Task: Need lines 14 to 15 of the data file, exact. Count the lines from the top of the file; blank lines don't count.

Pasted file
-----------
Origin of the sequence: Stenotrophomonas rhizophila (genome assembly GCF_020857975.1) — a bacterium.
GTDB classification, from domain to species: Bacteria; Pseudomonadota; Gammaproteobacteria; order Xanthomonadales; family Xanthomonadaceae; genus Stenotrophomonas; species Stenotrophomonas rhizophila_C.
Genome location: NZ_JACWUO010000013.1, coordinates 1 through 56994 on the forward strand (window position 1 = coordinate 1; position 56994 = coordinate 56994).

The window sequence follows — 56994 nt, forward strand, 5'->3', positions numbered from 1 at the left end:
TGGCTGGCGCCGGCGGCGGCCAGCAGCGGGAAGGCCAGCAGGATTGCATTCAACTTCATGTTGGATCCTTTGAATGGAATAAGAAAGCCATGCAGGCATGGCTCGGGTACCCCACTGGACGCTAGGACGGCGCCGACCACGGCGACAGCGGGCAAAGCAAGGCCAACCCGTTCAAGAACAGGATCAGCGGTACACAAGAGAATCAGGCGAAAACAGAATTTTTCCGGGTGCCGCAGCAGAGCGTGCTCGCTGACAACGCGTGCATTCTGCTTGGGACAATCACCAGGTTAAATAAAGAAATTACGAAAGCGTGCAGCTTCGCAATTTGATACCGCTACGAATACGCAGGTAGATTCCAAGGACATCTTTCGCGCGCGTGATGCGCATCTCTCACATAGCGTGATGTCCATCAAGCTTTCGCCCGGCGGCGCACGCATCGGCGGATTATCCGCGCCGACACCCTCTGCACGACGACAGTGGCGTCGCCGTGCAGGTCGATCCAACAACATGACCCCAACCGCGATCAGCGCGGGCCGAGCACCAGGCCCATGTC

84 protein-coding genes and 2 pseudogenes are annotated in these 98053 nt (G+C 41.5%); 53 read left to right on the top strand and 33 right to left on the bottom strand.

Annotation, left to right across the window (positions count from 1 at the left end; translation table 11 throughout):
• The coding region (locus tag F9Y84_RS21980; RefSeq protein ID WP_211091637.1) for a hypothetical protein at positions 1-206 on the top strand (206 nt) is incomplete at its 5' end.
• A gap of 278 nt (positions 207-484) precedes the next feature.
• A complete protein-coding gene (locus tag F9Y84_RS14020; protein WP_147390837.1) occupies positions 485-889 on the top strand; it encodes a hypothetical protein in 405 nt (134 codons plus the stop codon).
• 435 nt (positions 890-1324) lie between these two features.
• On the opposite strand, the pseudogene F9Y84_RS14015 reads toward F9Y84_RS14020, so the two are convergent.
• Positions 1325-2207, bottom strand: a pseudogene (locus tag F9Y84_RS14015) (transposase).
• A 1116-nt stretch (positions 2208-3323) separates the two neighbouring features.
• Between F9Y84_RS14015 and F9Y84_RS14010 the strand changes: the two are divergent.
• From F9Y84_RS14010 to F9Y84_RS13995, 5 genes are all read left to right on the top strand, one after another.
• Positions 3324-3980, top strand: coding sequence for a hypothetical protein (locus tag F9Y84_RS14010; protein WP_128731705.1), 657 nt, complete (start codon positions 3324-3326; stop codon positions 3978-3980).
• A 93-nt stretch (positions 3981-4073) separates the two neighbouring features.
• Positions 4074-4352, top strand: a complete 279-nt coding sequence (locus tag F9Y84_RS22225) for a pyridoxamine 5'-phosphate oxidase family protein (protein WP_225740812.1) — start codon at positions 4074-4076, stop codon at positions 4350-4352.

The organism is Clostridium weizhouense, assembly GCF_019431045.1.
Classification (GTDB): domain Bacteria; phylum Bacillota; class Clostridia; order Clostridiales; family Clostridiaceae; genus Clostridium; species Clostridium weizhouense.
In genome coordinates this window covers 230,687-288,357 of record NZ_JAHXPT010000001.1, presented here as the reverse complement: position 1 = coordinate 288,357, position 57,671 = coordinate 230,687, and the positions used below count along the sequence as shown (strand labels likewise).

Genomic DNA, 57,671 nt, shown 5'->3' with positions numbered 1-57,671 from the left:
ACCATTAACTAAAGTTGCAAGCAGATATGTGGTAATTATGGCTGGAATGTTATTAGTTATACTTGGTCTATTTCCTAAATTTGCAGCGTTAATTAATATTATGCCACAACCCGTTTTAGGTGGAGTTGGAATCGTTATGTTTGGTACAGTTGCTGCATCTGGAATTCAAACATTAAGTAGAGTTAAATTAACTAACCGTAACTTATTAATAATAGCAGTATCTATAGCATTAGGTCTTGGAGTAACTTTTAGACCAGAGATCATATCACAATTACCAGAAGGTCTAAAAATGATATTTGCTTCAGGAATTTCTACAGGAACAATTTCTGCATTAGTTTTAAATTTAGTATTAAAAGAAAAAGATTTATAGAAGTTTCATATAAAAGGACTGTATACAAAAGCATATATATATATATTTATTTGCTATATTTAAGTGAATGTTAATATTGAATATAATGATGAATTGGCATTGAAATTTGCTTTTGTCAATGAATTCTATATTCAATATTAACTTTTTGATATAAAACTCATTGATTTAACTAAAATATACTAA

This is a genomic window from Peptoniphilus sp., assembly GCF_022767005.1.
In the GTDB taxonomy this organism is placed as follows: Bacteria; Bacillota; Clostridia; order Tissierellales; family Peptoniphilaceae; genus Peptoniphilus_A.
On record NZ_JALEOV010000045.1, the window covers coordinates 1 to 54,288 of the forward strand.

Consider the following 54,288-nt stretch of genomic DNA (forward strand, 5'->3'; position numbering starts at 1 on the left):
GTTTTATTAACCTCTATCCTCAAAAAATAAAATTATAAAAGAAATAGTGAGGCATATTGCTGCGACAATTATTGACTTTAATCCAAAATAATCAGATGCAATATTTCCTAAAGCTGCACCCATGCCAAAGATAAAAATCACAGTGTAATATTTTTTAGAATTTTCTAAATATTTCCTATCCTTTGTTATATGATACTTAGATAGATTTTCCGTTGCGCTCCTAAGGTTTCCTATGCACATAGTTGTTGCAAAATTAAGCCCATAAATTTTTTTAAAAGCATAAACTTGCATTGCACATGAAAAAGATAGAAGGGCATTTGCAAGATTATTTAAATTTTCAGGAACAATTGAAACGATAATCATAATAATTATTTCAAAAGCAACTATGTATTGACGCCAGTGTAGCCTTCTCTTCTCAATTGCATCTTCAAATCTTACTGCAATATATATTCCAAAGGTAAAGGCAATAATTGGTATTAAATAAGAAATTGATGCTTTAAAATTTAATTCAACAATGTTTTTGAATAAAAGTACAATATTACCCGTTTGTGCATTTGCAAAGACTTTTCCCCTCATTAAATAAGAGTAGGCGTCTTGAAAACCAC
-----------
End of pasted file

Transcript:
• A 1116-nt stretch (positions 2208-3323) separates the two neighbouring features.
• Between F9Y84_RS14015 and F9Y84_RS14010 the strand changes: the two are divergent.